Model simulation of carbonaceous fine particulate matter using SAFAR emission inventory and comparison with EDGAR-HTAP simulations

Kumar, Praveen and Beig, Gufran and Singh, Vikas and Sahu, Saroj Kumar and Siingh, Devendraa and Bamniya, B R (2023) Model simulation of carbonaceous fine particulate matter using SAFAR emission inventory and comparison with EDGAR-HTAP simulations. Atmospheric Environment, 315 (120147).

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Abstract: In this study, the evaluation of carbonaceous fine particulate matter (C-PM) was conducted using the SAFAR-India regional model. Two emission inventories were utilized: the newly developed SAFAR inventory and the global EDGAR-HTAP inventory, both for the year 2018. The simulation aimed to capture the seasonal and spatial patterns of black carbon (BC) and organic carbon (OC) concentrations. To validate model results, surface meteorological parameters, and C-PM concentrations were compared with the MERRA reanalysis data for the Indian region. Model simulated surface C-PM concentration with SAFAR emission inventory is found to be slightly overestimated (1.10), whereas simulated results with EDGAR emission inventory is significantly underestimated as compared to MERRA data. Model-simulated meteorological parameters showed a better correlation with MERRA reanalysis. Simulated geographical patterns of seasonal mean C-PM with SAFAR emission inventory exhibit quite a better comparison with MERRA reanalysis as against EDGAR simulated results. However, some differences in the present results are visible, particularly over the IGP region, as compared to MERRA data, but they are mainly attributed to a significant difference in the special resolution of present results (much finer) as compared to coarser MERRA data. In the Indo-Gangetic Plain (IGP) region, the concentration of BCSF and OCSF (BC and OC with SAFAR emission, respectively) show the peak during the winter, followed by the post-monsoon season. Although the correlation coefficients of hourly time series of surface BCSF and OCSF concentrations with MERRA over India are high (0.92 and 0.88), the poor RMSE, is attributed mainly to different scales of resolution. The model simulated BC, and OC concentrations with SAFAR emission input capture the pattern of spatial distribution reasonably well. The present evolution of BC and OC will help to better quantify their impact on climate and atmospheric conditions over the Indian region.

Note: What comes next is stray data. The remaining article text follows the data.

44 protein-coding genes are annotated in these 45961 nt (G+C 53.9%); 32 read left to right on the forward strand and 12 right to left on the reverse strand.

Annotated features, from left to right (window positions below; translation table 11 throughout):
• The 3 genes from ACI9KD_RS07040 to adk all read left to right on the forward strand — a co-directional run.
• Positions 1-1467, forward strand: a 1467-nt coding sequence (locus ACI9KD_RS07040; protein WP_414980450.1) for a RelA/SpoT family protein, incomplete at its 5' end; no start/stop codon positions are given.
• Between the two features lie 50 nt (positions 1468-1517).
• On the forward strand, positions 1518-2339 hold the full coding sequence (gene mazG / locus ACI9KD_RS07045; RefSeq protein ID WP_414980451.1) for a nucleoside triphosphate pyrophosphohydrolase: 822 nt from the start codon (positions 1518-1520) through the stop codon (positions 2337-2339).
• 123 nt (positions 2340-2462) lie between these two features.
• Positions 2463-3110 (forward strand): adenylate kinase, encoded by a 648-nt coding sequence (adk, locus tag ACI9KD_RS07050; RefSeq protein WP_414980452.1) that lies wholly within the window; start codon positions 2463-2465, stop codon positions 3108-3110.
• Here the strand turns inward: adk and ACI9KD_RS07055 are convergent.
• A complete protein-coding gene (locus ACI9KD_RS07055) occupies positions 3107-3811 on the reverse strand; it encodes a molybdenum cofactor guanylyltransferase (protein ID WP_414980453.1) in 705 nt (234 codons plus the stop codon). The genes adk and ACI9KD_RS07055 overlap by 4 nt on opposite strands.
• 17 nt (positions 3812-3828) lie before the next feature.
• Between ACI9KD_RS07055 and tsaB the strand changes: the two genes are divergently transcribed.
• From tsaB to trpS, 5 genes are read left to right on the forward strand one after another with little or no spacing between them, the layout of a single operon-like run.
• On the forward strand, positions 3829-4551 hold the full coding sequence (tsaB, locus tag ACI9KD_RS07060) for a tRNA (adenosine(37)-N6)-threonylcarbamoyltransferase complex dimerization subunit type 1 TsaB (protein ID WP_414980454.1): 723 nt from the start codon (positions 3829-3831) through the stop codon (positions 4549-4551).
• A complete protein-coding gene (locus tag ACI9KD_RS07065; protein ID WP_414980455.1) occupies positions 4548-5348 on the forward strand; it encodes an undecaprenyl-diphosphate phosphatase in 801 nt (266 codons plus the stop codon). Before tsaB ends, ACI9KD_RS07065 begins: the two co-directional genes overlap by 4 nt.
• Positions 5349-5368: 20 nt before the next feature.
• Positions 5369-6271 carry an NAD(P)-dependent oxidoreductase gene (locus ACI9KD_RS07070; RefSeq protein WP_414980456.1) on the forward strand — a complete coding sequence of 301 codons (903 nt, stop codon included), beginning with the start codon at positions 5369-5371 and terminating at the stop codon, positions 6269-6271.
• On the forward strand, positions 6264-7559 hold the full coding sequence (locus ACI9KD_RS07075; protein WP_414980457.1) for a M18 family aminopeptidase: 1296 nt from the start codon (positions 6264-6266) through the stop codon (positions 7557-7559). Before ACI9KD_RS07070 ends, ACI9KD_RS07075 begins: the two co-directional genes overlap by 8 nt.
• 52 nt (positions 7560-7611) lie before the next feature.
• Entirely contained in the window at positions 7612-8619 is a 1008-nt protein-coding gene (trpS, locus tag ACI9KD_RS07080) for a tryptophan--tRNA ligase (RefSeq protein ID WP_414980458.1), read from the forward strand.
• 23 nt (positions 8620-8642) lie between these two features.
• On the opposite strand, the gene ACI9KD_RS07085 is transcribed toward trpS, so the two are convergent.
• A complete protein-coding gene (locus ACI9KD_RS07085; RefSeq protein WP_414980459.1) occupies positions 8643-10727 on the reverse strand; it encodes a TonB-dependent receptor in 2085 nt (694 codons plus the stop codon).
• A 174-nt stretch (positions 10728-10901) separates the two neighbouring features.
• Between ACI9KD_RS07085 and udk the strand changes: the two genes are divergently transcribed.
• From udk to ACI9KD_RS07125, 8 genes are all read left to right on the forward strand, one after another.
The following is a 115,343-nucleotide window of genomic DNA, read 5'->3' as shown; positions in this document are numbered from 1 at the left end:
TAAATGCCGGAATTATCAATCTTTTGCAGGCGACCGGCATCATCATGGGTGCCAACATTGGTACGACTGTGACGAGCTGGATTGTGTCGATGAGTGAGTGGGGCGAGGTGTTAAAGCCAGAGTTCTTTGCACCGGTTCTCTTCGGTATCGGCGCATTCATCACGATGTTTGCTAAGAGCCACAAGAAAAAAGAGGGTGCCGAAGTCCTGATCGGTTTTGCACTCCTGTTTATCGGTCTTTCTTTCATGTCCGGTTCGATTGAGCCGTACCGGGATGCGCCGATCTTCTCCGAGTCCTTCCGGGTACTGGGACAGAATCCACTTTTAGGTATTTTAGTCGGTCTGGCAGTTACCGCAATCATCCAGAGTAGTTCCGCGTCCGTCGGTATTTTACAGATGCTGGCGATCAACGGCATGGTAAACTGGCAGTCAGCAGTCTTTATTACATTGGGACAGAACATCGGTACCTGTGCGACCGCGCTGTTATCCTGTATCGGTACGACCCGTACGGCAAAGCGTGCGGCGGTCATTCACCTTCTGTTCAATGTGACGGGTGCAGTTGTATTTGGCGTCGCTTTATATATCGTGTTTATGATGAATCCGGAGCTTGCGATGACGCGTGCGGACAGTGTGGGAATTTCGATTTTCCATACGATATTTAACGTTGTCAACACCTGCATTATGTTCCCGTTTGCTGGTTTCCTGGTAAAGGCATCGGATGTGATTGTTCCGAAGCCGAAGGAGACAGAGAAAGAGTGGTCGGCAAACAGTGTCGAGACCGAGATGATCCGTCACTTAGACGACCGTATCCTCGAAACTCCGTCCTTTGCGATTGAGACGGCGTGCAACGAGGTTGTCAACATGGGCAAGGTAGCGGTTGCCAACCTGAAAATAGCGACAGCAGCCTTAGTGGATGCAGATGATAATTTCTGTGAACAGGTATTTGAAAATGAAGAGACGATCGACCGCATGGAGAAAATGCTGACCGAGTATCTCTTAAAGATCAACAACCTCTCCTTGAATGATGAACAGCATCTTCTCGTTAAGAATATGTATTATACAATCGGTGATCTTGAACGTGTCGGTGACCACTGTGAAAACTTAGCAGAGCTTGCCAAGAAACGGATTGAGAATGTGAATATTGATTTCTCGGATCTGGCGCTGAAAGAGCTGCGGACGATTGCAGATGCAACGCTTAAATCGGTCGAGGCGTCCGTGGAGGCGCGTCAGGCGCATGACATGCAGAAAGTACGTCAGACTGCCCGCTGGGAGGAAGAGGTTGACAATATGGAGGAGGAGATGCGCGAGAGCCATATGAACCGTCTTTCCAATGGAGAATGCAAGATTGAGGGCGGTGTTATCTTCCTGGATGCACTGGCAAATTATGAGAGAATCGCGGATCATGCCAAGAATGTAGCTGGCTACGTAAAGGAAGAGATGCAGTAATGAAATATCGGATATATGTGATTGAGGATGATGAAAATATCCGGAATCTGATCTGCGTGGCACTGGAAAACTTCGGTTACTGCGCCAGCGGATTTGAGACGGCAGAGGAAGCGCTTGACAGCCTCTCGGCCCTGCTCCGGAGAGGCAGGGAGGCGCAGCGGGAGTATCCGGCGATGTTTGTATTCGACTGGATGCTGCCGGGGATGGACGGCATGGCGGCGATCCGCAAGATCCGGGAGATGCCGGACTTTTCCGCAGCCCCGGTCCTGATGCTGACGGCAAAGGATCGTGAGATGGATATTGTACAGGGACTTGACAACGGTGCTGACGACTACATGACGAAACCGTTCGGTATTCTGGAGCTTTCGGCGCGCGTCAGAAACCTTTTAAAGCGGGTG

Item Type: Journal Paper
Subjects: School of Natural and Engineering Sciences > Environment
School of Natural and Engineering Sciences > Energy and Environment
Divisions: Schools > Natural Sciences and Engineering
Date Deposited: 16 Nov 2023 05:54
Last Modified: 16 Nov 2023 05:54
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